You'd be hard pressed to find a Marxist who argues against the notion of positions of leadership being occupied by competent individuals, but we insist upon the participation and consent of the governed, which is where we differ with conservative revolutionaries on matters of polity—the latter typically preferring various forms of absolutism.

Now, when it comes to comrade Marx, as stated before I admire him greatly for his secular contributions. I will not toss the man's ideas out the door simply because he did not accept my god, but neither will I hail him as an infallible prophet. I suppose at this point I can put up an image of him on my wall without fear of retribution.

The reason I explained that spiritualism and Marxism are non-overlapping magisteria was to encourage you to further study and possibly even identify with the Marxist tradition—should you find it a sound theory—despite your religious affiliation. No man is infallible, but Marx's contributions to the fields of economics, sociology, and philosophy remain unsurpassed in the history of socialist thought. The conservative "revolutionary" doctrine, by contrast, has but a trivial relationship to socialism, and has contributed virtually nothing of value to any discipline. In short, it's an ideology for megalomaniacs and credulous masochists.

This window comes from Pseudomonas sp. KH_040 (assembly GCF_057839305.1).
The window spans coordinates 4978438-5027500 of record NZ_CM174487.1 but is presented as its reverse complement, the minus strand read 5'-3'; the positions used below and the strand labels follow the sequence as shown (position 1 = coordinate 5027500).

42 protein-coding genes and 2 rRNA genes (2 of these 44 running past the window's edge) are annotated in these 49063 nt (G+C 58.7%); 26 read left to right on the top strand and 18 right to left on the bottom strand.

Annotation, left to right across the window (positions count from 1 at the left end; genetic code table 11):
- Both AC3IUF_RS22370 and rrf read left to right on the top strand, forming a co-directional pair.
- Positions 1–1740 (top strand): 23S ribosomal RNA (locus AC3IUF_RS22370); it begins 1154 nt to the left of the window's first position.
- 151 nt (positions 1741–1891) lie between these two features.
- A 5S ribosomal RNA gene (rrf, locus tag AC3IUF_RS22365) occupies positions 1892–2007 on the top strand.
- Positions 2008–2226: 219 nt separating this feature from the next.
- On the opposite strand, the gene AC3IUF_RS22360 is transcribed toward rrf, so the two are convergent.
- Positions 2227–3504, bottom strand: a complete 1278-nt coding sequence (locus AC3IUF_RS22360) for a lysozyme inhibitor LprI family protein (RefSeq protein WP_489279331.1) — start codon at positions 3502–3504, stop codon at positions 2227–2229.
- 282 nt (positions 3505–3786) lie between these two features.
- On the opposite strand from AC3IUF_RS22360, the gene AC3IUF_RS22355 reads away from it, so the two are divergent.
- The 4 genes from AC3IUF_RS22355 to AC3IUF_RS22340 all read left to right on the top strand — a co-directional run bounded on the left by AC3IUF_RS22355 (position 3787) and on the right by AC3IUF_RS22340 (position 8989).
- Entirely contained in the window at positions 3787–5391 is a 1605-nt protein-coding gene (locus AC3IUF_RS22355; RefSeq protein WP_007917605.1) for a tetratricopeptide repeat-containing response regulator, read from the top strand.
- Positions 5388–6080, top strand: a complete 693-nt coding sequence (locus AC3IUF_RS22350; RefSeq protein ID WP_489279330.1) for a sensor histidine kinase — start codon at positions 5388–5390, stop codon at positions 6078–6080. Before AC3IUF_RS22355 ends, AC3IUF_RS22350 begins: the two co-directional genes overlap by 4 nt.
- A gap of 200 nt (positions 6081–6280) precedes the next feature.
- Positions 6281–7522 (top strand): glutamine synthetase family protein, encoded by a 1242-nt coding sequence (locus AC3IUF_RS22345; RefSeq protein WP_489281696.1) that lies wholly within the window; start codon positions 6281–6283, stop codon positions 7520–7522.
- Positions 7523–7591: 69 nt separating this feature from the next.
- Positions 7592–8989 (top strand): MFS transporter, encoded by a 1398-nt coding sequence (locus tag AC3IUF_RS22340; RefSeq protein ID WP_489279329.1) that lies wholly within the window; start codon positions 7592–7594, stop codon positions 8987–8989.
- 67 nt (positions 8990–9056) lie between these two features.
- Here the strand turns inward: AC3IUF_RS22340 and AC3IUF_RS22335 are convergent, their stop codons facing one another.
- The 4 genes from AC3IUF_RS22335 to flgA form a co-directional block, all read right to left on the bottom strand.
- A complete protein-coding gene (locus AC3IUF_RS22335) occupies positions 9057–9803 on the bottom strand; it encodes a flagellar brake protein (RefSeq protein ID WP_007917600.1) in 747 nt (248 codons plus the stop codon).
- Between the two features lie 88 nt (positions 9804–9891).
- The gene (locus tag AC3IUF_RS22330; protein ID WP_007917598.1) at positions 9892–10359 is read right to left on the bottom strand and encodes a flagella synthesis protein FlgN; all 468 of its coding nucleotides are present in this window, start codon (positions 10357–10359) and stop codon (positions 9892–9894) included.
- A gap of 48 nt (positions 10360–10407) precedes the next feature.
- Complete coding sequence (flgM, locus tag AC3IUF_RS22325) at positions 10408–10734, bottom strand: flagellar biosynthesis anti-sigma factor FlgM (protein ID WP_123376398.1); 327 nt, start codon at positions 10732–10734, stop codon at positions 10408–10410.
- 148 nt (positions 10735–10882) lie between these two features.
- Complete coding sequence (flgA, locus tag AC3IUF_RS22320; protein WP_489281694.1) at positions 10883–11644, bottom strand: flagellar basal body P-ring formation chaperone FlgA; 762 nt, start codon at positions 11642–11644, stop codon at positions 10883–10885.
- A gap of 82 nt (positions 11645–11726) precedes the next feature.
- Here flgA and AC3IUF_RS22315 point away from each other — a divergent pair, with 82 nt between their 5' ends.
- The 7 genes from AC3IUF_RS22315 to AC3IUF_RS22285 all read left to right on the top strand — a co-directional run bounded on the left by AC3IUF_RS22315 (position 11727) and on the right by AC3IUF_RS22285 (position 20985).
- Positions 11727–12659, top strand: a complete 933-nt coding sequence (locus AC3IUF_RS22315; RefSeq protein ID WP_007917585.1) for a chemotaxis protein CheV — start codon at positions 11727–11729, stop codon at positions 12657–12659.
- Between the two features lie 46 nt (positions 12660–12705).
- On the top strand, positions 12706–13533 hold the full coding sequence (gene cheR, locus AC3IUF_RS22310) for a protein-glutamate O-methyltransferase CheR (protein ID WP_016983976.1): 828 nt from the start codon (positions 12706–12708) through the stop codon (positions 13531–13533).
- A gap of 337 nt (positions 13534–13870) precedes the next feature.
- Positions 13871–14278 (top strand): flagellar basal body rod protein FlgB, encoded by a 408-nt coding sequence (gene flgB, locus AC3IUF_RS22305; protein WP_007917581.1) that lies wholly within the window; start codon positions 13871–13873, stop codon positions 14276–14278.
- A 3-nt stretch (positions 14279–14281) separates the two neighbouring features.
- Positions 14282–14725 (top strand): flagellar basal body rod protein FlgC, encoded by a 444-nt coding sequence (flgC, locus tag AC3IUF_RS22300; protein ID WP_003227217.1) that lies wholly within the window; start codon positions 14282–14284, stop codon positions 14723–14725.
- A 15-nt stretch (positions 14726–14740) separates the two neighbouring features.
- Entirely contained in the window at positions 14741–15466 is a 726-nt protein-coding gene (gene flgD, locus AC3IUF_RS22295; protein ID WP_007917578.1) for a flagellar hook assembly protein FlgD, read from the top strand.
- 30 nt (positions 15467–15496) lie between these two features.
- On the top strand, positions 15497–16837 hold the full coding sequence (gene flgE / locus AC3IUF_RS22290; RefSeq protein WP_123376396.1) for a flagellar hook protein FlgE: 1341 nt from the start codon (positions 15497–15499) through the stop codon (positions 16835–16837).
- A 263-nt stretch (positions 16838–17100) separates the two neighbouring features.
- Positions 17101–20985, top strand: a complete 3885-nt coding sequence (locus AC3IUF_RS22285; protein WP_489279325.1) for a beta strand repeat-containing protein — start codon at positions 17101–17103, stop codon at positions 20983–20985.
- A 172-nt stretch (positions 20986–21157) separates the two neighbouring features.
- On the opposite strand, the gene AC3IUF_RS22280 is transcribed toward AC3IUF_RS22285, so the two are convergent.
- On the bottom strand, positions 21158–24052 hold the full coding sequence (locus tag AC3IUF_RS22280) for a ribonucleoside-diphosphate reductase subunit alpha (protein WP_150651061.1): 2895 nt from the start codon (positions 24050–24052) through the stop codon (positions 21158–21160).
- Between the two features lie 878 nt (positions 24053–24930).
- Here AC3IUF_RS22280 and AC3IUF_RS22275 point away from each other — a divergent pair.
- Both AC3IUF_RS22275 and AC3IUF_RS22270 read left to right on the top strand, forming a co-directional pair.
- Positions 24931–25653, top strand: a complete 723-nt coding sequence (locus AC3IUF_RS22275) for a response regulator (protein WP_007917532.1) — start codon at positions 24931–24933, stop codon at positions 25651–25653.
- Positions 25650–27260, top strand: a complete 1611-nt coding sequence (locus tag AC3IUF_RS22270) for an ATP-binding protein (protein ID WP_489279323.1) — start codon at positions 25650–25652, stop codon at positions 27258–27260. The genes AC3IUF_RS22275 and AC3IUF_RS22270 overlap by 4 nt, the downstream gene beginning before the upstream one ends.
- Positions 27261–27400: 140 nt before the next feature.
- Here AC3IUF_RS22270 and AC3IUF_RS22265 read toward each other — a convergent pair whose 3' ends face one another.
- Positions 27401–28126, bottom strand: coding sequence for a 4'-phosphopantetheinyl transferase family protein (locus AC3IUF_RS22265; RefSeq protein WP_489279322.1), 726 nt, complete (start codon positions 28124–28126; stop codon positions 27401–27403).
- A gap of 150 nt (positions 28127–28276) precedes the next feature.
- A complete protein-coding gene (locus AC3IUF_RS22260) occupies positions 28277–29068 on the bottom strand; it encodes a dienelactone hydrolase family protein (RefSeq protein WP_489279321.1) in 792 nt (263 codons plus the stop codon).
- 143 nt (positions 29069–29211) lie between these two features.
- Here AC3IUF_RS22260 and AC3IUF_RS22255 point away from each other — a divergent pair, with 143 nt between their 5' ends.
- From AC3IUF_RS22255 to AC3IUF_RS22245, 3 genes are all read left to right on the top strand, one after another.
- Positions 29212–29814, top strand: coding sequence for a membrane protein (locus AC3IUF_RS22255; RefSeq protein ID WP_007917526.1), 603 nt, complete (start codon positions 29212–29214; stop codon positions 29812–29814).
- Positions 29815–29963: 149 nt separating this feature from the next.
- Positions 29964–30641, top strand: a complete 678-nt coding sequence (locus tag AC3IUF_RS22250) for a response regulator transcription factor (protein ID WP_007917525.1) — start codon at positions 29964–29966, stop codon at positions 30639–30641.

TheocWulf wrote:No doubt many "Radical Traditionalists" believed some sort of übermensch or hereditary almost royal leaderships should lead society,however to quote Otto Strasser.

"I have castigated and repudiated the liberal illusion of human equality,I nevertheless ardently champion the doctrine that equality of oppertunity is essential".

Ottos views where greatly influenced by his time in the army,(especially in the ranks) during the First World War.For Enlisted men you made your way up the ranks by your ability as a soldier,Strasser did this and was commissioned but still held the view that the position he held in the officers mess should be a condition of excellence and not a condition of birth or class.He carried this thinking into politics and beloved everybody should start life equal and be given the same opportunity thus allowing the best people rise to the top.